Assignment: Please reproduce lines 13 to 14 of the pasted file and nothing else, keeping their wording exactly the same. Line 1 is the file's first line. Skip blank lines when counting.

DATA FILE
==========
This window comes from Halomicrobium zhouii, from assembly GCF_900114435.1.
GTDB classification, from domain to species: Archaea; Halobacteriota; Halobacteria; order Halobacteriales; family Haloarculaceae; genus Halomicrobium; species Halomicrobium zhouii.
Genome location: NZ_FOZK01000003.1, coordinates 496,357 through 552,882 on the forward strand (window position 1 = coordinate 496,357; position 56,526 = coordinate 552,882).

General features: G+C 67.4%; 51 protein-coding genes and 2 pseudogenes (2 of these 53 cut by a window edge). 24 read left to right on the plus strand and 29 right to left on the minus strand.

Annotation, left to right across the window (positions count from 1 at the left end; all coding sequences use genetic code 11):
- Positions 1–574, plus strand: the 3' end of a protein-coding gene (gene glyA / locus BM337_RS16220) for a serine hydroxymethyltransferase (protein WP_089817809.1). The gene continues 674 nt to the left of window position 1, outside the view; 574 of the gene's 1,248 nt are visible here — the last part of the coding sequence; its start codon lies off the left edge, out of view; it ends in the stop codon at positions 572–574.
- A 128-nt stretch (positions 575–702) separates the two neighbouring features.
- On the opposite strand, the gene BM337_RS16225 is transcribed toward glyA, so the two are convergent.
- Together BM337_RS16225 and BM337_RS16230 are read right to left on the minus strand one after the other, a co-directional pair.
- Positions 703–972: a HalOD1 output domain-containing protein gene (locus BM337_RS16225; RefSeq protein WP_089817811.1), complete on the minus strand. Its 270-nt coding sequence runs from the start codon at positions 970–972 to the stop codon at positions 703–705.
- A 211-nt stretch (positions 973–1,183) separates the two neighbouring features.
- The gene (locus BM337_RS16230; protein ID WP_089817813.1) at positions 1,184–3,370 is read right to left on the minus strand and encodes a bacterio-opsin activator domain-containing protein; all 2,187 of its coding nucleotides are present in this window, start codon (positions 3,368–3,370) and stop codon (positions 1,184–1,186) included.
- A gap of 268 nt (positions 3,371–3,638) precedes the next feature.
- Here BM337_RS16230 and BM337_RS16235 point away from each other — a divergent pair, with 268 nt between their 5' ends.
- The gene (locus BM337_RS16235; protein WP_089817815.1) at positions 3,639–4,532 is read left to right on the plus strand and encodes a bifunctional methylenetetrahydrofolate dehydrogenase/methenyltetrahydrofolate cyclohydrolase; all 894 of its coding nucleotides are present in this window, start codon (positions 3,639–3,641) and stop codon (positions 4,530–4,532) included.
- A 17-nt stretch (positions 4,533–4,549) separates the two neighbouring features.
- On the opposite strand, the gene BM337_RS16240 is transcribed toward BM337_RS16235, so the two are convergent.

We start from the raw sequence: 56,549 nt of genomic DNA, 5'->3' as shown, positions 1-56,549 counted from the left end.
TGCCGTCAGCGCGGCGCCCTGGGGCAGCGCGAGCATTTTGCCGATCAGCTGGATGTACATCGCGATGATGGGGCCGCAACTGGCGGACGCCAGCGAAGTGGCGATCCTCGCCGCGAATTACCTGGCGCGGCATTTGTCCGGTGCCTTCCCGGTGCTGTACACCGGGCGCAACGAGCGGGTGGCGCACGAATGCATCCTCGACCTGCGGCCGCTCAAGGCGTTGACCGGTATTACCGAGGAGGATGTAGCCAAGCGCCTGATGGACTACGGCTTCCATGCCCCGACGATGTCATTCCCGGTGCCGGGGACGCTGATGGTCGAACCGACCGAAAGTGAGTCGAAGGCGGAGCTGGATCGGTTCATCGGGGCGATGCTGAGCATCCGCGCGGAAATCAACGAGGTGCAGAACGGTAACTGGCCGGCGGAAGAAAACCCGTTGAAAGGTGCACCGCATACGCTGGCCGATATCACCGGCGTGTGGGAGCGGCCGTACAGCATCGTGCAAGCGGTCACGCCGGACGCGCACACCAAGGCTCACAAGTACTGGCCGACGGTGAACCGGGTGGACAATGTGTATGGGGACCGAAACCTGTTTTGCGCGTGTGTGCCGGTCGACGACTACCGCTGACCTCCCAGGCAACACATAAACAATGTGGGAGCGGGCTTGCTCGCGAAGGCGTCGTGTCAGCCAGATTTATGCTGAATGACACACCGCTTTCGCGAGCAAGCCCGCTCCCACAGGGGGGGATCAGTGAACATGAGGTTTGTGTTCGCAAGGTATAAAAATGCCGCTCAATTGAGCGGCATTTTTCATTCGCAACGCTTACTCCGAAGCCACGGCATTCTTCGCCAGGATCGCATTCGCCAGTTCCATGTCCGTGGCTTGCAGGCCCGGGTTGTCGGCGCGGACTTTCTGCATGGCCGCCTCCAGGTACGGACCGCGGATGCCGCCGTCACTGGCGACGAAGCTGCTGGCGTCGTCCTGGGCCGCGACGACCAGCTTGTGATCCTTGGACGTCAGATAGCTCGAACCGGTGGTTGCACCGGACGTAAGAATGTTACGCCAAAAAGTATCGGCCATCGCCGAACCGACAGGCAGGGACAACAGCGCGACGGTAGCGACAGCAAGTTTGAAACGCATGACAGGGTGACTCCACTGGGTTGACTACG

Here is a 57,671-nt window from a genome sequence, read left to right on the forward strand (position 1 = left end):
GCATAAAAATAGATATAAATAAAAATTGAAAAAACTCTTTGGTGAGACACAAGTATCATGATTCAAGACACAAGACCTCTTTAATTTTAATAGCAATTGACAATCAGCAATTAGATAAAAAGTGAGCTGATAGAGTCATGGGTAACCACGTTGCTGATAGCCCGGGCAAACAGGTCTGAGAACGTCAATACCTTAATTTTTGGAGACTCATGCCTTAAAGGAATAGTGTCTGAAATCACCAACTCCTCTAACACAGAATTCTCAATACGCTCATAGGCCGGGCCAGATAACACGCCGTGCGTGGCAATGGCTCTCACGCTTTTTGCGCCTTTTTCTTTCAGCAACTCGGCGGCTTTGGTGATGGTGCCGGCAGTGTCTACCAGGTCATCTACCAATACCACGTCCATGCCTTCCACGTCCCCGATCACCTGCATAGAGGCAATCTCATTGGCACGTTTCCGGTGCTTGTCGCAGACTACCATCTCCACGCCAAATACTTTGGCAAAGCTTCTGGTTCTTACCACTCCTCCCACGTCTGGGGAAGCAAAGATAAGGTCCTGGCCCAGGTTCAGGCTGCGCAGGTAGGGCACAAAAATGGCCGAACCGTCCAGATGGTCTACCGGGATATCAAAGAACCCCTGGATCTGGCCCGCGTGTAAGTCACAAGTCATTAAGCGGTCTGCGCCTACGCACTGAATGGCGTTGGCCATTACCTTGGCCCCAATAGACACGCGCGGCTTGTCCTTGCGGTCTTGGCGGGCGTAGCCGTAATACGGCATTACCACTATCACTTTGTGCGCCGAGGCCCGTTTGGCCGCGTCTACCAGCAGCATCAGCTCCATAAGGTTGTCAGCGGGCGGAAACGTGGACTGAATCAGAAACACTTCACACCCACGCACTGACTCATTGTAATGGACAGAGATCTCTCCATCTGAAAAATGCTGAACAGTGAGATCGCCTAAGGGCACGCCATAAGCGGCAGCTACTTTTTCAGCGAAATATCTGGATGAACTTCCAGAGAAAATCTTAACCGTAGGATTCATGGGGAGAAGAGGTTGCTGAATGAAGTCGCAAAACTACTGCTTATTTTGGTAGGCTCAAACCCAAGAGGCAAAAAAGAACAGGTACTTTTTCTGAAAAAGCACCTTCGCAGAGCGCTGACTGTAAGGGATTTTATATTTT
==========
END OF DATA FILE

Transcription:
- A gap of 268 nt (positions 3,371–3,638) precedes the next feature.
- Here BM337_RS16230 and BM337_RS16235 point away from each other — a divergent pair, with 268 nt between their 5' ends.